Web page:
. . . and we now come back to that “tea party darling” libertarian republican congressman who was quite comfortable endorsing Agema For RNC a shade over two years ago. Yet earlier this year, in response to a manufactured controversy, he quickly joined the bandwagon of high-profile republicans who were demanding that Dave Agema resign his position.

This begs the question of why. Of the republicans on that aforementioned high-profile list, Justin Amash is the only one who’d actually endorsed Dave Agema’s run at Saul Anuzis; the rest had endorsed the incumbent, if they’d said anything at all, so their actions weren’t exactly surprising. And given that his primary opponent had also weighed in against Agema, Amash could have simply taken the high road, stayed out of it (as Dan Benishek and Kerry Bentivolio did), and let the whole matter go as a free speech issue. So what gives?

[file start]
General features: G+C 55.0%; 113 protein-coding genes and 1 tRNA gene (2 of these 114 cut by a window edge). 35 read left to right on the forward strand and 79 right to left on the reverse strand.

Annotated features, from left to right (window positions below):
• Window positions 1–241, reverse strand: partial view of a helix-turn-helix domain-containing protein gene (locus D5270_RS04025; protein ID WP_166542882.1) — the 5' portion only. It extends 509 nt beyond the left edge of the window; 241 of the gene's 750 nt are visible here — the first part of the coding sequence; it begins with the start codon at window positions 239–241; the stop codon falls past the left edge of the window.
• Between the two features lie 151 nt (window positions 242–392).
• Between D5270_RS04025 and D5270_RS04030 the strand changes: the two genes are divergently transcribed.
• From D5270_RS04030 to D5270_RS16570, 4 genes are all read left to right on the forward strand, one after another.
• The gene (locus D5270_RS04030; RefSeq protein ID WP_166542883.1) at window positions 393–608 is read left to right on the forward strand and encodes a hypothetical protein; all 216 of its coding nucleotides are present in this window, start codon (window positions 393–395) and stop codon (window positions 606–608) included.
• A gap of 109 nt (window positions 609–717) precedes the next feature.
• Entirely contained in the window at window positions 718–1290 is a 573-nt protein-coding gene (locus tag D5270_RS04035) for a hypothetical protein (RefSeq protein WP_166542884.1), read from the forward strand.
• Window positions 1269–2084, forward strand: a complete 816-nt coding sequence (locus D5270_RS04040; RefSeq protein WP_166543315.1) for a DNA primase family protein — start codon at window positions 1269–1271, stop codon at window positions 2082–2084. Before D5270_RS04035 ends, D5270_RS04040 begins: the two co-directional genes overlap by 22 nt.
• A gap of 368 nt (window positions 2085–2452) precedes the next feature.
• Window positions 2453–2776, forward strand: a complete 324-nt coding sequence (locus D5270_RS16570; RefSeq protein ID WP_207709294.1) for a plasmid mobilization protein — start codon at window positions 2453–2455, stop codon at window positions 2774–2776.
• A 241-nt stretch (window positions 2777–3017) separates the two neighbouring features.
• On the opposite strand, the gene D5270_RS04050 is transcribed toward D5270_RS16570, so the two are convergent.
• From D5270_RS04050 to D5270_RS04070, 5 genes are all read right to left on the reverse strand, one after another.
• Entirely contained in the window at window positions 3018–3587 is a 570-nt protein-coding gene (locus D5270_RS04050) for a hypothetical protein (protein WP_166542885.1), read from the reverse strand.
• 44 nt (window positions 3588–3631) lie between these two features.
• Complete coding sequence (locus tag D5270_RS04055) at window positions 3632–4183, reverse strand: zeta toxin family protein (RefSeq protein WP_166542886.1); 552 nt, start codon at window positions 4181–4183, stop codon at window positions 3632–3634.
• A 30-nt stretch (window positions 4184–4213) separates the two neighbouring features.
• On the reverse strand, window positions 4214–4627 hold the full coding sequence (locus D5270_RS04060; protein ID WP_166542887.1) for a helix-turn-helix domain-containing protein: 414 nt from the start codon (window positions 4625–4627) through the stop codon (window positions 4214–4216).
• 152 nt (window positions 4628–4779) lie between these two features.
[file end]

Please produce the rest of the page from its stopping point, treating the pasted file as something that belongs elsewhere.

I don’t have any way to know if this is so, but I’ll bet I know about how it went down. With the aforementioned manufactured controversy simmering quite nicely, and Agema conveniently ill-positioned to defend himself against the manufactured outrage, the aforementioned chairwoman of the wooden shoe mafia direct dials her congressman (and don’t think for one second that she doesn’t have his personal phone number prominently placed in her Rolodex). She gets him on the line, and after a brief bit of chit-chat, politely informs her congressman that if he doesn’t join the chorus calling for Agema to step down, then she’s going to funnel five “wilsons” over to his primary challenger; and should the good congressman somehow survive that primary bank drop, then she’s got another five “wilsons” to funnel over to his general opponent.